In his introduction to Churchill: The Statesman as Artist, David Cannadine provides the most important account yet of Churchill’s life in art, which was not just a private hobby, but also, from 1945 onwards, an essential element of his public fame. The first part of this book brings together for the first time all of Churchill’s writings and speeches on art, not only ‘Painting as a Pastime’, but his addresses to the Royal Academy, his reviews of two of the Academy’s summer exhibitions, and an important speech he delivered about art and freedom in 1937.
The second part of the book provides previously uncollected critical accounts of his work by some of Churchill’s contemporaries: Augustus John’s hitherto unpublished introduction to the Royal Academy exhibition of Churchill’s paintings in 1959, and essays and reviews by Churchill’s acquaintances Sir John Rothenstein, Professor Thomas Bodkin and the art critic Eric Newton. The book is lavishly illustrated with reproductions of many of Churchill’s paintings, some of them appearing for the first time. Here is Churchill the artist more fully revealed than ever before.
This historic edition is an invaluable memoir to those who wish to study this most English of poets and to give him his rightful place in his literary heritage. Much of the work was prepared by Hardy himself and reconstructed from his notes and letters.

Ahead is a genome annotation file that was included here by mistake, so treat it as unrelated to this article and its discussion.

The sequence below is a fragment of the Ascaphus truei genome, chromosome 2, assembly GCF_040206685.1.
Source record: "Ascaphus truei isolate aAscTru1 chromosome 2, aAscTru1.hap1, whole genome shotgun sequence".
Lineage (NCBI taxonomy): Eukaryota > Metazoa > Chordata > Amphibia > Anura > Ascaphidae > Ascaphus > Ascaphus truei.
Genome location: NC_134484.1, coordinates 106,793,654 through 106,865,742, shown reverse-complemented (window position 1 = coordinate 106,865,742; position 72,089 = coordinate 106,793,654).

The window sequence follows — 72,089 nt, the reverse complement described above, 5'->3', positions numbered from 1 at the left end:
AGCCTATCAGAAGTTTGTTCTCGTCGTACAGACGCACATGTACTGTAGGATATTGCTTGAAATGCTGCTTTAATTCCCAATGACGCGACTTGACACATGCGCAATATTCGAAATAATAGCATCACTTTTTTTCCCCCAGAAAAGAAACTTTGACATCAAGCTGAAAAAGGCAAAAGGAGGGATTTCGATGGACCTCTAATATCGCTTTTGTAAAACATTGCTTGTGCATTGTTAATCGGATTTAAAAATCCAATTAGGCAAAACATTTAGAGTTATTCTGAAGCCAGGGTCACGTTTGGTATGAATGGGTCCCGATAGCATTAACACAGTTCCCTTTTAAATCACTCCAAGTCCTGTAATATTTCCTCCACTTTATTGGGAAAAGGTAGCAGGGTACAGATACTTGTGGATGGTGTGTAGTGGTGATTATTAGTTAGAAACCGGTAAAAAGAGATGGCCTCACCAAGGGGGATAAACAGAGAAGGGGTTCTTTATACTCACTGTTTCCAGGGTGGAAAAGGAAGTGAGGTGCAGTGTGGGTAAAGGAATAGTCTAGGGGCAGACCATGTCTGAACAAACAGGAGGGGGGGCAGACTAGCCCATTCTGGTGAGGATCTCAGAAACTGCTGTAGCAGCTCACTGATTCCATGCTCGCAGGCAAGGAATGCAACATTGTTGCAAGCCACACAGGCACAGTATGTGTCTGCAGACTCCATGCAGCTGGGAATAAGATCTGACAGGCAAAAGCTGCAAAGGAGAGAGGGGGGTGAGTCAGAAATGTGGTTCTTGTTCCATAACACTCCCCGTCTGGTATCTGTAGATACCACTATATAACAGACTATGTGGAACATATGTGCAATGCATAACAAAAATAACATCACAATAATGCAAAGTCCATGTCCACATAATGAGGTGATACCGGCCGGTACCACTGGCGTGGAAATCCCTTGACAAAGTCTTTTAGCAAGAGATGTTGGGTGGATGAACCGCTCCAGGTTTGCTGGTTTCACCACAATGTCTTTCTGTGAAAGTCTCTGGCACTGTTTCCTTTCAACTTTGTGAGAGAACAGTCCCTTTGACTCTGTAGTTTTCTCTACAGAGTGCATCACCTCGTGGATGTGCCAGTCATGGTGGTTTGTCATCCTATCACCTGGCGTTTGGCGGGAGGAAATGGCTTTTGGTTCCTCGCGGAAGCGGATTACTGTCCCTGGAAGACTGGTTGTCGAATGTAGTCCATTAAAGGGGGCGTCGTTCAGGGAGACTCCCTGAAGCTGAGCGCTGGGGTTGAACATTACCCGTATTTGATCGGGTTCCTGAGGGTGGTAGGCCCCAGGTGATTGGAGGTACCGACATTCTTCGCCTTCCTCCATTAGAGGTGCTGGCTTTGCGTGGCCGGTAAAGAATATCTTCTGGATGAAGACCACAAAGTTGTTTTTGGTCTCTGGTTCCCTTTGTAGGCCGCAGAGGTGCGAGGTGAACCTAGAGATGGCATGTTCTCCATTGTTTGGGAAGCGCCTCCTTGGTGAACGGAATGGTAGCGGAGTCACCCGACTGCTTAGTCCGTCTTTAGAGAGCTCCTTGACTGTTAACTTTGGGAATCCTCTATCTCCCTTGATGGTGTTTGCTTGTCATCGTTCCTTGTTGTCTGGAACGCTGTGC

David Lean’s films were nominated for an astonishing 57 Academy Awards, of which 27 won Oscars. He made unique movies on a grand scale, with huge stories on vast canvases. He was aided by hundreds of technicians, thousands of extras and the most talented actors in the world. Yet he singularly controlled this vast army giving pleasure and inspiration to millions.
His films reflected his own life – the single brooding perfectionist force to a great endeavour – whether they be Lawrence of Arabia, The Bridge on the River Kwai, Doctor Zhivago or Brief Encounter. Collated by his widow, Lady Sandra Lean, this is a highly personal account in text and images by the people that came into contact with David through his work and his private life.
Thousands of words have been written about David Lean the film director and the work he created. Yet until now, very little has been said about the man who sacrificed his private life for his art. Six marriages are proof of a man whose preferred family was the film crew and whose personal life was always subservient to making films. Yet, without a strong understanding of human emotion, how could a man make so many productions that touched the hearts of millions?